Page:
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AS and A Level: Charles Dickens

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  1. Coketown described by Charles Dickens - Criticism

    They are just servers to the town and they aren't even considered the characters of the passage. They are dehumanized and instead the buildings are the characters that take over. The buildings seem to literally take over the human qualities and are given priority and superiority to the people. There is no change or difference between one building and another. 'The Jail might have been the infirmary; the infirmary might have been the jail'. There is a sense of sameness and uniformity. Other people get life out of what Coketown sacrifices. The people of this town are stuck with this lifestyle forever as there doesn't seem to be any way out if it.

    • Word count: 512
  2. Great Expectations by Charles Dickens

    Dickens creates sympathy for Pip by describing him as an orphan. Pip states" I never saw my father or my mother and never saw any likeness of either of them". We immediately feel sorry for him as he is just a child and he is on his own in a dark, bleak graveyard and he is cold and scared. Another way Dickens creates sympathy from the reader is by saying that the only information Pip has about his parents is from their tombstone.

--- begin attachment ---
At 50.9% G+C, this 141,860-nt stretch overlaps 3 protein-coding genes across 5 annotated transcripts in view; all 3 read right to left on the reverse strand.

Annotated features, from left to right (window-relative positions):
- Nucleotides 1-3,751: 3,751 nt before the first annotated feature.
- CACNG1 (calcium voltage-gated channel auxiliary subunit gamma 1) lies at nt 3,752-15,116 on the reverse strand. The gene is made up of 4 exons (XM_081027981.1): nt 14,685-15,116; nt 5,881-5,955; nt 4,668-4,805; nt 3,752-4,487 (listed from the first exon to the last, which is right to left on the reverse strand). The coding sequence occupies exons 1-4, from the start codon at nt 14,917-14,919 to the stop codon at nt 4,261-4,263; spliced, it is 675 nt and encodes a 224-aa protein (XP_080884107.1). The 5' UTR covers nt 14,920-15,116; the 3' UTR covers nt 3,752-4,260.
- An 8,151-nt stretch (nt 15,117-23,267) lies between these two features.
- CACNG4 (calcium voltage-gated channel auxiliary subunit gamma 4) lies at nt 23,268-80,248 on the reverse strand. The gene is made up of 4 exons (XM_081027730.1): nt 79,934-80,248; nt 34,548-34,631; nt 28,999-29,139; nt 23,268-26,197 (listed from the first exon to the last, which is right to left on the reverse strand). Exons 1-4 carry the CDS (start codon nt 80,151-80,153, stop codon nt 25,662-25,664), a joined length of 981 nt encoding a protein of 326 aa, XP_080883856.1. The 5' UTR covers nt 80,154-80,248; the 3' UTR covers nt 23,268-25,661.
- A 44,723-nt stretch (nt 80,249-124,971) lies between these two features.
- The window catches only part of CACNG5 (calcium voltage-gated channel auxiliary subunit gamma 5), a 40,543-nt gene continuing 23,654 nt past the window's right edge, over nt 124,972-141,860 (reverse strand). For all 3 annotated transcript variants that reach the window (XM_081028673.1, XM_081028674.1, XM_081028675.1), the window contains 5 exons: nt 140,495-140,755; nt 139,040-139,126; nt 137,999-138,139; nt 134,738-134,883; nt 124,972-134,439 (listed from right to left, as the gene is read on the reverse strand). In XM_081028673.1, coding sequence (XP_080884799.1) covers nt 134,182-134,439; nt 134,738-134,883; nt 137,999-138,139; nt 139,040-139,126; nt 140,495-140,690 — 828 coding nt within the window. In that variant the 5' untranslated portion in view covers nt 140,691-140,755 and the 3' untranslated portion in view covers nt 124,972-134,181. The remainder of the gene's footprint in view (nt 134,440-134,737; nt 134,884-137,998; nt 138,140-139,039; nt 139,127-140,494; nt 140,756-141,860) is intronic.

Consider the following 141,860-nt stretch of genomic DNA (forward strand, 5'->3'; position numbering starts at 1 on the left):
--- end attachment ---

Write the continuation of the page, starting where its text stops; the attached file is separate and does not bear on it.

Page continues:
• Word count: 848
  3. 'Great Expectations' Coursework

    I found out for certain, that this bleak place overgrown with nettles was the churchyard". 'overgrown' suggests that the churchyard has been abandoned and not cared for. 'nettles' is another gothic element because nettles are unwanted weeds that don't look nice. This further emphasises the abandonment of the churchyard. Another technique Dickens uses in 'Great Expectations' to engage the reader in this book is the strong characterisation of each character. E.g. in the start of chapter two, "My sister, Mrs Joe Gargery (...) have a hard and heavy hand, and to be much in the habit of laying it upon her husband as well as upon me (...)

    • Word count: 864
  4. Original Writing - Prose: Behind Bars - It's a tough job with unsociable hours, rare contact with the outside world and a less than impressive pay package. So why would anyone want to be a prison officer?